Can you sell for a dramatically lower price?
In Oxford Street, Marks and Spencer is selling T-Shirts for £6-00, surprisingly cheap for a brand that prides itself on quality and value. But the queues are outside Primark, which has T-Shirts for £3-00. How so? Primark has bucked the trend by not going online.
The convention wisdom was that a brand had to serve its customers instore, online, over the phone- a costly way to do business. For some the “omni-channel” model is fraying at the edges. You might, for example, see some shoes instore – but not in your size, which will have to be ordered online or brought in from another store in the chain. This feels more like a desperate attempt to keep stocks low and protect margins than “a seamless customer experience”. Expect brands to close more shops, retain a few showcase stores and sell mostly online. Meanwhile Amazon, the masters of keenly priced online selling, will set up stores. Rents of big box stores are cheap.
A little something to look forward to
Primark hits the marketing sweet spot because it is also an affordable treat. Treating always booms in recessions. After 2008, the market share of the deep discount chains doubled but we also popped more chocolates in our baskets. Eclairs at £2-00 are half the price of a coffee at Starbucks, twice as pleasurable and not really fattening at all (honest).
Never knew I needed that (but I do really)
Covid, a decade on from financial crash, is a bit different. We have been stuck at home, distracted from work, smartphone in hand, scrolling through apps that give us little dopamine hits of pleasure. Instagram is a gateway drug prompting us to prod the “buy now” button. Ordering stuff is quick and easy too. A day later a white van arrives carry something you don’t really need- dungarees (never a good look in the over 40s) and a cycling machine (never knew I needed that, but in retrospect it is essential). We are geniuses of post-rationalisation. (I will not be looking through back orders on my amazon app for fear of being confronted by my history of spontaneous self-indulgences).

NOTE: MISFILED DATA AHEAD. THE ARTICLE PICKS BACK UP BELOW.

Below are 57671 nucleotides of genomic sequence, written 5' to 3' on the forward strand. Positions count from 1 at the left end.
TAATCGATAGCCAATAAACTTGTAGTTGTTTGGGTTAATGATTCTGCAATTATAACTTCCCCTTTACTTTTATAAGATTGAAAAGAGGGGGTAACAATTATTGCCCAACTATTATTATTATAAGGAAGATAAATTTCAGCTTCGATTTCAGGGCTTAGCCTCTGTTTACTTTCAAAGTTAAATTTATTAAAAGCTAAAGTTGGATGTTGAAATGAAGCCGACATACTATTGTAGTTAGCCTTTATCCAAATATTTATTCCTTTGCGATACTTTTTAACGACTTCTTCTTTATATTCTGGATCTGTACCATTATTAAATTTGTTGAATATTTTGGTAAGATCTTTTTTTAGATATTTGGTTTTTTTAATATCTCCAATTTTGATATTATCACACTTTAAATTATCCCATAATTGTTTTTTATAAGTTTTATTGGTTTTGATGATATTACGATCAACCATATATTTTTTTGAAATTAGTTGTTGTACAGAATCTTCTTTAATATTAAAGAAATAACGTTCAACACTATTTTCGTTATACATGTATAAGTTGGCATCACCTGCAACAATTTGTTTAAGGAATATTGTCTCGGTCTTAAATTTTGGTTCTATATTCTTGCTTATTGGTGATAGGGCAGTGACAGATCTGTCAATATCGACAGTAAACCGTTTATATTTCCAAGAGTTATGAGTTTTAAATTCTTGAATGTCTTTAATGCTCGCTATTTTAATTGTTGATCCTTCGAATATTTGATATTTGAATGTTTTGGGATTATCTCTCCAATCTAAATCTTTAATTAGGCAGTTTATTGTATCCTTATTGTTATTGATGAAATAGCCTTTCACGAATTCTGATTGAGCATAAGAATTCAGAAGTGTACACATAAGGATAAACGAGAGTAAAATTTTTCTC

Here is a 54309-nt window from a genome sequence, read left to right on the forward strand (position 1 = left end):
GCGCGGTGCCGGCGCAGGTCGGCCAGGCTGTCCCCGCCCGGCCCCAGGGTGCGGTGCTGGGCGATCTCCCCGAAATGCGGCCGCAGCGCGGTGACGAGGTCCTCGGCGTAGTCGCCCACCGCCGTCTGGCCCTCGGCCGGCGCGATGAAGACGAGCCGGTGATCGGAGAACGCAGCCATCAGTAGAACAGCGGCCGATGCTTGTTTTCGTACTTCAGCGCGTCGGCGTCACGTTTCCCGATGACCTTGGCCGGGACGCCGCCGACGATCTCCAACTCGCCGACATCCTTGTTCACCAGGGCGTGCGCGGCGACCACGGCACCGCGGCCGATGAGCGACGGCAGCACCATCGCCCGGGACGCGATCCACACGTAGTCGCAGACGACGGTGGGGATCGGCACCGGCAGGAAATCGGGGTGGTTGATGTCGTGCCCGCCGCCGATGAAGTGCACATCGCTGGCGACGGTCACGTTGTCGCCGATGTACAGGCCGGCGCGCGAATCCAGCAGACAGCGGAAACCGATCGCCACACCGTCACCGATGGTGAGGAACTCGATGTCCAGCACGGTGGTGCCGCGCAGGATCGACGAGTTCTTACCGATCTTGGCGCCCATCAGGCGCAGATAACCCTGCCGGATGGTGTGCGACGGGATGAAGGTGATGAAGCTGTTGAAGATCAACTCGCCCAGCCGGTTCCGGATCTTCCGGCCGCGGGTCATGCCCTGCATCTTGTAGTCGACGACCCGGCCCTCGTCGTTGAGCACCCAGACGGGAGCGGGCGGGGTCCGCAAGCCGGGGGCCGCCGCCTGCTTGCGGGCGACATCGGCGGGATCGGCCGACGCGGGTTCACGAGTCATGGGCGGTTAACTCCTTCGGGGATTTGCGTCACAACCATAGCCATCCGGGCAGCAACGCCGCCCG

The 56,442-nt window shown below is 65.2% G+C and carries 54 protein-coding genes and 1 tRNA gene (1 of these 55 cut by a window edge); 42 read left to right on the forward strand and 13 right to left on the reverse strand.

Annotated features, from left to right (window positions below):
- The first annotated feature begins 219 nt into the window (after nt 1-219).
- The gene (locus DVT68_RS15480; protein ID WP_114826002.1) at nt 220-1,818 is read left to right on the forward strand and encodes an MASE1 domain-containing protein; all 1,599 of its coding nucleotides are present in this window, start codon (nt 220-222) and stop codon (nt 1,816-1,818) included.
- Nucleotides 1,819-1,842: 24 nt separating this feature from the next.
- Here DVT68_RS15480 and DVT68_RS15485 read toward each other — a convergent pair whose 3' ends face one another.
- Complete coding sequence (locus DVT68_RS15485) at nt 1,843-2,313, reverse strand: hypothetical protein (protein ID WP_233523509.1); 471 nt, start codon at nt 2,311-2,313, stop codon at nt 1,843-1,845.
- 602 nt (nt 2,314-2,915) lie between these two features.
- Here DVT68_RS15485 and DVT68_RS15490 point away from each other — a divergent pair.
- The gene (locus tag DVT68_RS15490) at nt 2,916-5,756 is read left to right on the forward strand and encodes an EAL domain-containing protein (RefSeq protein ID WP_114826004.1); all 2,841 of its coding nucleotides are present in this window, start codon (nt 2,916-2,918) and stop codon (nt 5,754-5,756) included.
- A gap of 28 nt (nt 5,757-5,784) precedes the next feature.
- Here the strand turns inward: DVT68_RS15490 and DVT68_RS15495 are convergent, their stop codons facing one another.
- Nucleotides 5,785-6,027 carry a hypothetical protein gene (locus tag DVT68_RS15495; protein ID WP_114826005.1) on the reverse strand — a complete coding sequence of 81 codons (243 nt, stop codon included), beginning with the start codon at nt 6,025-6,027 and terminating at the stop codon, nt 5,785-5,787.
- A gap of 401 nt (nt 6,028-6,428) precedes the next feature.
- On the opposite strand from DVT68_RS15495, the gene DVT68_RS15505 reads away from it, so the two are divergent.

Hope springs eternal
Many businesses were swimming naked before the pandemic, propped up by cheap credit. Lockdowns and growing e-commerce tipped them over the edge. Yet business destruction, as Joseph Schumpeter explained, can also be creative. Unencumbered by legacy costs and received wisdom, new businesses are growing out of the wreckage. Money and rents are cheap. It has never been a better time to be an entrepreneur.
I am about to go for a pizza at Brixton Covered Market which, 20 years ago, had emptied out until the local authority let start-ups use the retail units for a peppercorn rent. “Franco Manca” was born (now a small chain of 40 restaurants) offering a great sourdough Pizza for £7-90, that’s 30% cheaper than its bigger competitor, Pizza Express.
Meanwhile, in the digital world you can now set up an e-commerce business from your bedroom. For just £240-00 P.A. you can design a decent looking site on WordPress and use their “plugs ins” for most of the tools to run a small scale start up.
I, for one, am stoical, optimistic and working on my WordPress block editing skills. I have (very tentatively) suggested to my wife she returns the dungarees.